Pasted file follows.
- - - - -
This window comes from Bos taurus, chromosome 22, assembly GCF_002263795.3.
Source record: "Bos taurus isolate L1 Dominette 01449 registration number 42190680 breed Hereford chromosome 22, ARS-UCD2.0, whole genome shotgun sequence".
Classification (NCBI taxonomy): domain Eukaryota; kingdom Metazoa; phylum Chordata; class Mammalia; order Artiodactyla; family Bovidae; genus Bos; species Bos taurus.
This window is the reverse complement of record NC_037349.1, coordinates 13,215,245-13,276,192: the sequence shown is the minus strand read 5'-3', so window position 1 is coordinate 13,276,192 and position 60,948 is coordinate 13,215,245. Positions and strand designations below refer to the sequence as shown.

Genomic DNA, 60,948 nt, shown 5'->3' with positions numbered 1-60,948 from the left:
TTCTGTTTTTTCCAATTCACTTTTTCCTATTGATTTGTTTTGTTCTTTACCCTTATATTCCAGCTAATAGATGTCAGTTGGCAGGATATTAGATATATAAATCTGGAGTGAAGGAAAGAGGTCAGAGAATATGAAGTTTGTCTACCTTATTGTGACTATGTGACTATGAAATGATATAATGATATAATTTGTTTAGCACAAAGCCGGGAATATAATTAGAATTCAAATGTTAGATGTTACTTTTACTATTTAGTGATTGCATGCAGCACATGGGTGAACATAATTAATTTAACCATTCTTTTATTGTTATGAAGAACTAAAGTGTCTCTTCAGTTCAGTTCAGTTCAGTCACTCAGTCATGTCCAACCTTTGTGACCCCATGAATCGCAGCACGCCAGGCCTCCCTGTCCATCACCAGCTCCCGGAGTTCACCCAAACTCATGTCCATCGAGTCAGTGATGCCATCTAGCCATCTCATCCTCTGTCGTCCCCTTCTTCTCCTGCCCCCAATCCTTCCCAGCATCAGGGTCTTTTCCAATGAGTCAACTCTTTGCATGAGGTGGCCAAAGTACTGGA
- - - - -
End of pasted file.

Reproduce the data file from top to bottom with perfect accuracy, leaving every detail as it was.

This window comes from Bos taurus, chromosome 22, assembly GCF_002263795.3.
Source record: "Bos taurus isolate L1 Dominette 01449 registration number 42190680 breed Hereford chromosome 22, ARS-UCD2.0, whole genome shotgun sequence".
Classification (NCBI taxonomy): domain Eukaryota; kingdom Metazoa; phylum Chordata; class Mammalia; order Artiodactyla; family Bovidae; genus Bos; species Bos taurus.
This window is the reverse complement of record NC_037349.1, coordinates 13,215,245-13,276,192: the sequence shown is the minus strand read 5'-3', so window position 1 is coordinate 13,276,192 and position 60,948 is coordinate 13,215,245. Positions and strand designations below refer to the sequence as shown.

Genomic DNA, 60,948 nt, shown 5'->3' with positions numbered 1-60,948 from the left:
TTCTGTTTTTTCCAATTCACTTTTTCCTATTGATTTGTTTTGTTCTTTACCCTTATATTCCAGCTAATAGATGTCAGTTGGCAGGATATTAGATATATAAATCTGGAGTGAAGGAAAGAGGTCAGAGAATATGAAGTTTGTCTACCTTATTGTGACTATGTGACTATGAAATGATATAATGATATAATTTGTTTAGCACAAAGCCGGGAATATAATTAGAATTCAAATGTTAGATGTTACTTTTACTATTTAGTGATTGCATGCAGCACATGGGTGAACATAATTAATTTAACCATTCTTTTATTGTTATGAAGAACTAAAGTGTCTCTTCAGTTCAGTTCAGTTCAGTCACTCAGTCATGTCCAACCTTTGTGACCCCATGAATCGCAGCACGCCAGGCCTCCCTGTCCATCACCAGCTCCCGGAGTTCACCCAAACTCATGTCCATCGAGTCAGTGATGCCATCTAGCCATCTCATCCTCTGTCGTCCCCTTCTTCTCCTGCCCCCAATCCTTCCCAGCATCAGGGTCTTTTCCAATGAGTCAACTCTTTGCATGAGGTGGCCAAAGTACTGGA